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WATERLOO — A song by East High School’s jazz band will kick off the annual Swing Show on Friday and Saturday followed by a gymnast doing flips across the stage.

Those are the sort of contrasting acts attendees will see next to each other throughout the show, starting at 7 p.m. both nights in the Elizabeth A. Green Auditorium.

“It really keeps the experience fresh,” said Colin Berry, East’s choir director and one of the teachers overseeing the production.

Admission is $6, with proceeds benefiting the school’s music programs. East is located at 214 High St.

Approximately 75 students are participating in the show — which also includes musical solos, skits, flag routines, dance acts, kick line and more. Robotics team Unity4Tech will be involved for the first time with a skit. The show’s theme song is Lady Gaga’s “Applause,” which will be heard at a couple points during the evening.

“It’s the coolest mixed bag, I think, this year,” said Berry.

“The coolest thing about the swing show in general is it’s such a tradition at East High,” added Joelle Smith, the school’s band director, who also is overseeing the production. She noted this will be the 82nd year the show has been held at East.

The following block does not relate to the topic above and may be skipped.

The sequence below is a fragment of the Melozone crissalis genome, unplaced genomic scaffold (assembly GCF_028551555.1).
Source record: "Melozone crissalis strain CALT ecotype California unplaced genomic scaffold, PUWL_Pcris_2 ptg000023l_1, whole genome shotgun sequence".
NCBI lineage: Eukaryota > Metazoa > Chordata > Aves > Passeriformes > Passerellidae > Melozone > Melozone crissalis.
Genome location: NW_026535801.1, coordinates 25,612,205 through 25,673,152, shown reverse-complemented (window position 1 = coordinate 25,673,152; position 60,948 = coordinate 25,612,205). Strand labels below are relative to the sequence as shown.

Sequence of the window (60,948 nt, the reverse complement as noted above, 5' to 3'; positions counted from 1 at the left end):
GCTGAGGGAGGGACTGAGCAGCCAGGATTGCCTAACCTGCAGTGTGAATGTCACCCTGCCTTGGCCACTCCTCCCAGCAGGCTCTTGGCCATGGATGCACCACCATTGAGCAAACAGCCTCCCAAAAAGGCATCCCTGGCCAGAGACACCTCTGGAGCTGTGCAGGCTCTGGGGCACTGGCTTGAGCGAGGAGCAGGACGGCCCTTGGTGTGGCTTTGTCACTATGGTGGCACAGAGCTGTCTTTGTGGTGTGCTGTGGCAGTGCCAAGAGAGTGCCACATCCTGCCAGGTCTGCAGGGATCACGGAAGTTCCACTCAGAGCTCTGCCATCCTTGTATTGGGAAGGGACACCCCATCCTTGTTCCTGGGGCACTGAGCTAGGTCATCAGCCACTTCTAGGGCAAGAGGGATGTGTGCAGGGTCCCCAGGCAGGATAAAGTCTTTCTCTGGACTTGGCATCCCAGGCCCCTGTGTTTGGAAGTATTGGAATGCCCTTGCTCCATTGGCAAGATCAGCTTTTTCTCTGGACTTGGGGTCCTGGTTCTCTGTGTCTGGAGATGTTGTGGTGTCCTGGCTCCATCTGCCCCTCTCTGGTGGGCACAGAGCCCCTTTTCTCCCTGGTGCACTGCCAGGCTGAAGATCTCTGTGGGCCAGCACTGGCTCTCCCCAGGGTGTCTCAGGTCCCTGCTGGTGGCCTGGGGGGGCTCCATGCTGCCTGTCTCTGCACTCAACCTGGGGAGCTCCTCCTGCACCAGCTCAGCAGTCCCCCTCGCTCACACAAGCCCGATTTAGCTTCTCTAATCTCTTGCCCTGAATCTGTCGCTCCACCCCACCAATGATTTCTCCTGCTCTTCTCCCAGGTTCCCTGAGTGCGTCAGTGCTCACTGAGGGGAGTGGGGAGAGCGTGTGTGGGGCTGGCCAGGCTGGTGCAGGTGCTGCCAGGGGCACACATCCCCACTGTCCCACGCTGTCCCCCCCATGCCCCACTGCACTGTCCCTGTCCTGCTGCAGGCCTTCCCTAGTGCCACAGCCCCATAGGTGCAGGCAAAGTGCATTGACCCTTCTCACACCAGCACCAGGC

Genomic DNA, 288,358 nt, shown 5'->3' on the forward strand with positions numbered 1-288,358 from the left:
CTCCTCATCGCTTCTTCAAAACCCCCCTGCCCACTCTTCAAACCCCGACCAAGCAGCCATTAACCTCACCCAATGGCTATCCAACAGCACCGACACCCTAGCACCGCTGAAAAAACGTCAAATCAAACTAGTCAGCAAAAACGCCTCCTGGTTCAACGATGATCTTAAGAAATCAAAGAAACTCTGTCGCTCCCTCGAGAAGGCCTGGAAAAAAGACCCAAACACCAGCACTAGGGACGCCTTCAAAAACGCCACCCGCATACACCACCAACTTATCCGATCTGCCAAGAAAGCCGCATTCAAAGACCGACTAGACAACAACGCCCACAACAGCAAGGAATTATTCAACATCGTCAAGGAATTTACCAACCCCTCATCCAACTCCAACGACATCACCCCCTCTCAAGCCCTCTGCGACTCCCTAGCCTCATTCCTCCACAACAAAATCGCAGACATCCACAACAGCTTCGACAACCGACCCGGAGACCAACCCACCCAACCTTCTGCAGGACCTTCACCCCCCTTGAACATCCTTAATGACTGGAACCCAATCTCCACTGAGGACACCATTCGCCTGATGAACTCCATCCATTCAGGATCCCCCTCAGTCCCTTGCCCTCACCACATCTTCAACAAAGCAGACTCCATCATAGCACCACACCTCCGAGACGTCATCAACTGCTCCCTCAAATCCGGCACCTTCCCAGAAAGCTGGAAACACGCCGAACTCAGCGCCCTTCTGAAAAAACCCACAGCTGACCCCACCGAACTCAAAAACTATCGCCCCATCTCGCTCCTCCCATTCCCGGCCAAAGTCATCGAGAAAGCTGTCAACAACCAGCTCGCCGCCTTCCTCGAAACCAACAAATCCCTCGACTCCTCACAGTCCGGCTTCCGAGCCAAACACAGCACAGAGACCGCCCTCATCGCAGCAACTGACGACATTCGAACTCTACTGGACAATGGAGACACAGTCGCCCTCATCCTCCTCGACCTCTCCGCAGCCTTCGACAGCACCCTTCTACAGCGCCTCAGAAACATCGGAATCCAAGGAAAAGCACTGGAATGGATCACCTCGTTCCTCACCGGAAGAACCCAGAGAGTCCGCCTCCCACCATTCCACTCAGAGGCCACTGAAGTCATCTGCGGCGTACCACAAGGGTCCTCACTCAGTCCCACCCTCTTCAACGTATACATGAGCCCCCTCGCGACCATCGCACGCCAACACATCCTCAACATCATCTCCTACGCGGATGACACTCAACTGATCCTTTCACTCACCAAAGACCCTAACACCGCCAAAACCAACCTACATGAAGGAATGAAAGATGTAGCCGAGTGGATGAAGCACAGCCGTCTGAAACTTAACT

An anchor of that long tradition is kick line.

Senior Bri Netty, a captain on the team, said the group started working on its routine in November. That performance will start and end with “The Greatest Show” from the movie “The Greatest Showman.”

“It’s just a really fun experience, even though the morning practices are not fun,” she said.

The team practiced two to three days a week starting at 6 a.m. and had a strict attendance policy. It was coached this year by athletic trainer Abbey Johnston.

Netty first made the team as a sophomore. “Freshman year I really wanted to try out, but I was too scared,” she said, noting 20 to 30 people typically compete for the spots.

Other performers get started later. During an initial round of auditions, those trying out need to present only a portion of their act. The final round comes during the second week of February and requires the full performance plus a review of outfits to ensure each act will be ready by the show’s premiere.

“The unique part of swing show is that most of the prep falls on the students,” said Berry, noting he and Smith’s role is restricted to coaching them during rehearsals. “They have to show up ready.”

Rehearsals in the auditorium began Feb. 21. A dress rehearsal was held Tuesday. Afternoon performances showcasing some of the acts also were staged Wednesday for senior citizens and Thursday for eighth-graders.

Stage manager Staci Strader, also a senior, keeps the show on track.

“I’m basically in charge of everything that goes on behind the curtain,” she said. “When the curtains close, you have a few seconds before the next act begins.”

Strader is in her second year with the stage crew and performed in the show for two years prior as part of a string quartet. She likes the behind-the-scenes perspective because those on the other side “don’t see how much work goes into a show.”

The crew does its work in silence so as not to interfere with the acts on stage, except for the pep talks that are sometimes required for those about to perform. “People are always a little nervous,” said Strader.


Education Reporter

Education reporter for the Courier

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